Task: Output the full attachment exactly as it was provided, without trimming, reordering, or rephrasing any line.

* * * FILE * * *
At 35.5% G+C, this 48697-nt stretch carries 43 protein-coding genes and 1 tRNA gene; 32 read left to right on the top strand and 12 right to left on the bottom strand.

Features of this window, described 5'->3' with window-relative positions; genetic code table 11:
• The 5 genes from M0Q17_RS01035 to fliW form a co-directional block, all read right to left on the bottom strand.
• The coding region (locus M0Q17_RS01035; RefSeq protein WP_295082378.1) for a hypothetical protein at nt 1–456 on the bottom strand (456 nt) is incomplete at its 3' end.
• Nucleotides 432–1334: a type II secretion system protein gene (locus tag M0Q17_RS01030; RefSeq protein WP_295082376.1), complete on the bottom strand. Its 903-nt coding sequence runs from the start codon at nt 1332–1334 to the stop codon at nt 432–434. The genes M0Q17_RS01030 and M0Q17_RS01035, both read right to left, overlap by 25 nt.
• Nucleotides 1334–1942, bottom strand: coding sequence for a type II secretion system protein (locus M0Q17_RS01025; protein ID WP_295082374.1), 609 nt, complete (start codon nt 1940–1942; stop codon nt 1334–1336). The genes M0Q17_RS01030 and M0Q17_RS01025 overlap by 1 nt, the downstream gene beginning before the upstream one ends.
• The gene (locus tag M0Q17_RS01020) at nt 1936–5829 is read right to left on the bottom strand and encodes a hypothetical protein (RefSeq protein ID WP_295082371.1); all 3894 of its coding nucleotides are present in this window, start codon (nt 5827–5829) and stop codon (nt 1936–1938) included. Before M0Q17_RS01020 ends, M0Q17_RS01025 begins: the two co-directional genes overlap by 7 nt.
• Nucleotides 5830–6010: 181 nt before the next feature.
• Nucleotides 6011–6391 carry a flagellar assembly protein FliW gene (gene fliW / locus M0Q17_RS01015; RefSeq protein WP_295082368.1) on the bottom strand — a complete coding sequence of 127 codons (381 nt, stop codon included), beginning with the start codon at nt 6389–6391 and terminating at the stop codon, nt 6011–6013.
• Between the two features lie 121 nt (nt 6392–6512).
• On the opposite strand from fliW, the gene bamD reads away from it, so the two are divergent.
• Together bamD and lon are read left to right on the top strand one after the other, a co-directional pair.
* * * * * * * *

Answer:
At 35.5% G+C, this 48697-nt stretch carries 43 protein-coding genes and 1 tRNA gene; 32 read left to right on the top strand and 12 right to left on the bottom strand.

Features of this window, described 5'->3' with window-relative positions; genetic code table 11:
• The 5 genes from M0Q17_RS01035 to fliW form a co-directional block, all read right to left on the bottom strand.
• The coding region (locus M0Q17_RS01035; RefSeq protein WP_295082378.1) for a hypothetical protein at nt 1–456 on the bottom strand (456 nt) is incomplete at its 3' end.
• Nucleotides 432–1334: a type II secretion system protein gene (locus tag M0Q17_RS01030; RefSeq protein WP_295082376.1), complete on the bottom strand. Its 903-nt coding sequence runs from the start codon at nt 1332–1334 to the stop codon at nt 432–434. The genes M0Q17_RS01030 and M0Q17_RS01035, both read right to left, overlap by 25 nt.
• Nucleotides 1334–1942, bottom strand: coding sequence for a type II secretion system protein (locus M0Q17_RS01025; protein ID WP_295082374.1), 609 nt, complete (start codon nt 1940–1942; stop codon nt 1334–1336). The genes M0Q17_RS01030 and M0Q17_RS01025 overlap by 1 nt, the downstream gene beginning before the upstream one ends.
• The gene (locus tag M0Q17_RS01020) at nt 1936–5829 is read right to left on the bottom strand and encodes a hypothetical protein (RefSeq protein ID WP_295082371.1); all 3894 of its coding nucleotides are present in this window, start codon (nt 5827–5829) and stop codon (nt 1936–1938) included. Before M0Q17_RS01020 ends, M0Q17_RS01025 begins: the two co-directional genes overlap by 7 nt.
• Nucleotides 5830–6010: 181 nt before the next feature.
• Nucleotides 6011–6391 carry a flagellar assembly protein FliW gene (gene fliW / locus M0Q17_RS01015; RefSeq protein WP_295082368.1) on the bottom strand — a complete coding sequence of 127 codons (381 nt, stop codon included), beginning with the start codon at nt 6389–6391 and terminating at the stop codon, nt 6011–6013.
• Between the two features lie 121 nt (nt 6392–6512).
• On the opposite strand from fliW, the gene bamD reads away from it, so the two are divergent.
• Together bamD and lon are read left to right on the top strand one after the other, a co-directional pair.